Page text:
The Coronavirus pandemic has put our coastal adventures into hibernation. We wanted to put that spare time to good use and help the community.
Having put a shout out on social media, our fantastic community responded with donations of fabric and materials, loans of sewing machines and volunteers to distribute stuff!
Let the washable handmade face mask mission commence…
We are making two sizes, large (men’s) and small (women). The fit is important, any gaps make the mask useless. Download our face mask pattern PDF here.
These are NOT N95 masks, they are not guaranteed protection against Coronavirus Covid-19.
Handmade from repurposed materials, a 3 layer mask with a non-woven polypropylene layer from landscape weed barrier. This material and spun-bond process seems similar to how they manufacture N95 masks (research at the bottom of this post). Layers 1 and 3 are cotton and layer 2 is the weed barrier filter.
All our masks produced from donated materials are supplied free of charge to front line workers, essential workers, local volunteers and people with vulnerabilities etc. If you know of anyone in need of handmade face coverings please contact us with details.
DIY face mask instructions
Outer and liner are cut from duvet covers/sheets (cotton/poly/cotton). Filter is cut from landscape weed barrier material. The pattern we are using has been modified from various others found online. Elastic cut to 7 inch lengths. Nose wire – galvanised garden wire.
Cut outer fabric x2 per mask. Cotton duvet covers/sheets are ideal.
Cut filter material x2 (double them if the material is particularly thin). We found cutting this slightly narrower than outer and liner makes hemming/sewing in the elastics easier/quicker.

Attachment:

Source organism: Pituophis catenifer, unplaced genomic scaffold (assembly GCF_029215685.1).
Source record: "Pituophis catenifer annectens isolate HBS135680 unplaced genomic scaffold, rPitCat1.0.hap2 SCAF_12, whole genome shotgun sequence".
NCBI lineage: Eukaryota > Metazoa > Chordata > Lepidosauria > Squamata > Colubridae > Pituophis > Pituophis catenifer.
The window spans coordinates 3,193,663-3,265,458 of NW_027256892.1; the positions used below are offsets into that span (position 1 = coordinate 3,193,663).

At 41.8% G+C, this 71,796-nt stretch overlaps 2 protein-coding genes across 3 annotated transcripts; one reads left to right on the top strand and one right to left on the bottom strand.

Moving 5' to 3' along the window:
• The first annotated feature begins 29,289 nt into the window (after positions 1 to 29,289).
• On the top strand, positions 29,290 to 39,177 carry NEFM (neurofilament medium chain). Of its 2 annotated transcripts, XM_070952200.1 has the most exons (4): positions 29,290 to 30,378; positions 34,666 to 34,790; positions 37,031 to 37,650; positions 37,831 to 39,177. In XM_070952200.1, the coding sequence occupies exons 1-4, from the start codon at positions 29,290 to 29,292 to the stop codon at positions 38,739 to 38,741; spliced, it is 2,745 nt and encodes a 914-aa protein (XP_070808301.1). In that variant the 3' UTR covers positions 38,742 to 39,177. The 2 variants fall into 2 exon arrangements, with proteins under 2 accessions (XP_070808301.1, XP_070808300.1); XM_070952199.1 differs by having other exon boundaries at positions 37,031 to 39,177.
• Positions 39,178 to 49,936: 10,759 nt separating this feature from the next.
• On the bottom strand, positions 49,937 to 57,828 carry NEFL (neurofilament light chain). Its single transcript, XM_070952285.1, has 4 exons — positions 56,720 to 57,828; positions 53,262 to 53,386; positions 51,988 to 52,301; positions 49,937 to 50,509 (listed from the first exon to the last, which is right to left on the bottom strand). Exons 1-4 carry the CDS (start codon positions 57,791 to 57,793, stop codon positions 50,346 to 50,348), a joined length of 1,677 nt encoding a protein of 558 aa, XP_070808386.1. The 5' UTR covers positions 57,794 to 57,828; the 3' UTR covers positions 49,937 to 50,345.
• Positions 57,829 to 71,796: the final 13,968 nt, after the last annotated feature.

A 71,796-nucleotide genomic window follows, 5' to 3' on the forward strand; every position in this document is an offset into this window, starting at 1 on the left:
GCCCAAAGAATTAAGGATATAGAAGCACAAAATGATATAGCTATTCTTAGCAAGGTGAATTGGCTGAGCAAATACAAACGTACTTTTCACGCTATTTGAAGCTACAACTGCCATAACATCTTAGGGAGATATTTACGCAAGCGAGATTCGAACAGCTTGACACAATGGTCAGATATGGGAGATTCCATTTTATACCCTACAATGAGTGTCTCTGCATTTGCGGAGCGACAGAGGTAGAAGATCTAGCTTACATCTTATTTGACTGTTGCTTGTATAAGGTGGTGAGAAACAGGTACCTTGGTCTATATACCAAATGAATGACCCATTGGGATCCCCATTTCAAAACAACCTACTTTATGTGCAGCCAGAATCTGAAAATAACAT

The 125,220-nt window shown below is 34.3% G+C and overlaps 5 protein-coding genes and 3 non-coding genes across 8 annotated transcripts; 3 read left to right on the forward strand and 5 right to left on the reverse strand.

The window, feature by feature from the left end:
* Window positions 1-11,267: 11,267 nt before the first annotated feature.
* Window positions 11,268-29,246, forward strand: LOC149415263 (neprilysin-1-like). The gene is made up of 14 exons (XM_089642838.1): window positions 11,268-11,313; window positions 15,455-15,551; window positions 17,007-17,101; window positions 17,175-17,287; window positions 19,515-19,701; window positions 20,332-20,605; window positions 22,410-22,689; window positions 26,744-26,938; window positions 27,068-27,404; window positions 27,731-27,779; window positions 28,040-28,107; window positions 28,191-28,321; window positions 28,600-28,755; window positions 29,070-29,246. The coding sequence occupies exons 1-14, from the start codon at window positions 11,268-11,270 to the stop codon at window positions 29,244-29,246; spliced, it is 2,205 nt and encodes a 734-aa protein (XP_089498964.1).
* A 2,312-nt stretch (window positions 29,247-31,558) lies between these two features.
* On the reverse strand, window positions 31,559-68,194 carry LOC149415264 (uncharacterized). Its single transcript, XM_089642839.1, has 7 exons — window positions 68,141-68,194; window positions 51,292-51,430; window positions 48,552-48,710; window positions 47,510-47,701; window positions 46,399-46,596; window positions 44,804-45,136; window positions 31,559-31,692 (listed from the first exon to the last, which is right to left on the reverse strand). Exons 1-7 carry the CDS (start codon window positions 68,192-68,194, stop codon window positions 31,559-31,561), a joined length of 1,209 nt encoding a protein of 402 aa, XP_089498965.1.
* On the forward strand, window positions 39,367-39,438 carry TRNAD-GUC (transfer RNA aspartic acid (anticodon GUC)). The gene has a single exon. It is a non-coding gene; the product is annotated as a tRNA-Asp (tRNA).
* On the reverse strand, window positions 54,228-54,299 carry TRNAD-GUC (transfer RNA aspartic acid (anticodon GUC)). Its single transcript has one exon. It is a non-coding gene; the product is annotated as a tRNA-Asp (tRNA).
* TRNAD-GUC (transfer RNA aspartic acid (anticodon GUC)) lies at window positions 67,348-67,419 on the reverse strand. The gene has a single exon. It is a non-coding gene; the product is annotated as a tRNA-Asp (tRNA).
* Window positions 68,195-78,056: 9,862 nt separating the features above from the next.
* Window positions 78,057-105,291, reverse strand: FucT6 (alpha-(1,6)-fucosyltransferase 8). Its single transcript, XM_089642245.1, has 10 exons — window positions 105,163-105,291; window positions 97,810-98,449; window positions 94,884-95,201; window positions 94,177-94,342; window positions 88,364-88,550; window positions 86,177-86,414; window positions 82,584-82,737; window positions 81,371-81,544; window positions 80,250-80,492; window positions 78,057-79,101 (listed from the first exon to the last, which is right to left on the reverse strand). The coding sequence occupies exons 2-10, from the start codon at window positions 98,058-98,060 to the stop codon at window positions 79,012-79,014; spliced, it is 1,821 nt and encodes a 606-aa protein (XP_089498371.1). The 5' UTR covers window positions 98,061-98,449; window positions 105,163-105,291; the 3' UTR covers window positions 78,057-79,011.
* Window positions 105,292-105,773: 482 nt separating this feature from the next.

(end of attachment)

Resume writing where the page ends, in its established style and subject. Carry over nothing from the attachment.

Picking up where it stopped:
Pair the outer and filter layers in this order, ready for sewing.
Sew outer and filter together, leave approx 5mm for the seam.
Sew x2 liner fabric together, leave approx 5mm for the seam.
Chip into the edge, be careful not to snip through the stitching. This will help the seams to lay flat when turned right side out.
Chip into the edge of liner
Turn liner the right way out and lay inside the sandwich.
Tuck liner up tight, aligned with edges.
Open the mask out flat. Sew all three together, starting pointy tip and down. Leave approx 5mm for the seam.
Flip and repeat the sewing, pointy tip and down on opposite side. Leaving 5mm for the seam.
Sew along bottom edge. leave approx 5mm for hem
Finished stitching still inside out
Carefully turn the mask right side out
Gently iron seams (not too hot as filter will melt)
Press outer flat
Cut nose wires, 2.5 inches long. We use glavanised garden wire. Turn the ends for comfort and to prevent wire wearing through the fabric.
Sew a pocket for nose wire, insert wire, sew end of pocket closed. Be careful not to sew over the wire, sewing machine needle doesn’t like it!
Elastic cut to 7 inch long (slightly shorter if elastic is soft) 6mm flat elastic is ideal. Tuck into hem ready for sewing. Pinning the helps.
Hem the open ends sewing elastic into them. Poke elastic in about 5mm.
Finished masks can be machine washed and are tumble dryer friendly.
IMPORTANT PRECAUTIONS FOR END USERS
Before wearing we recommend:
- Thoroughly wash and clean the mask before wearing it.
- Wash your hands thoroughly before wearing the mask.
- As soon as the mask becomes damp or humid, switch to another mask and clean the used mask
- Washing instructions: We recommend washing the mask after every use. Do not touch your face – eyes, mouth, nose. Wash your hands frequently.
- Machine washable and can be tumble dried.
- DO NOT microwave, the nose bridge contains a metal strip.
FILTER MATERIAL SIMILAR TO FILTER USED IN N95 MASKS
Debra Vitale says:
March 25, 2020 at 7:22 pm
I am making a 3 layer mask with a non-woven -polypropylene layer from landscape weed barrier. Dewitt Company Weed Barrier 12 year sells a polypropylene spun bond, melt bond, spun bond. This material and spun bond process seems similar to how they manufacture N95 masks. Layers 1 and 3 are 100% cotton and layer 2 is the weed barrier filter.
April 4, 2020 at 10:10 am
Here is a patent for an N95 mask and the materials used.
When I looked up the spin-bond polypropylene garden cloth came up.
MUCH OF OUR INSPIRATION WAS TAKEN FROM THIS VIDEO: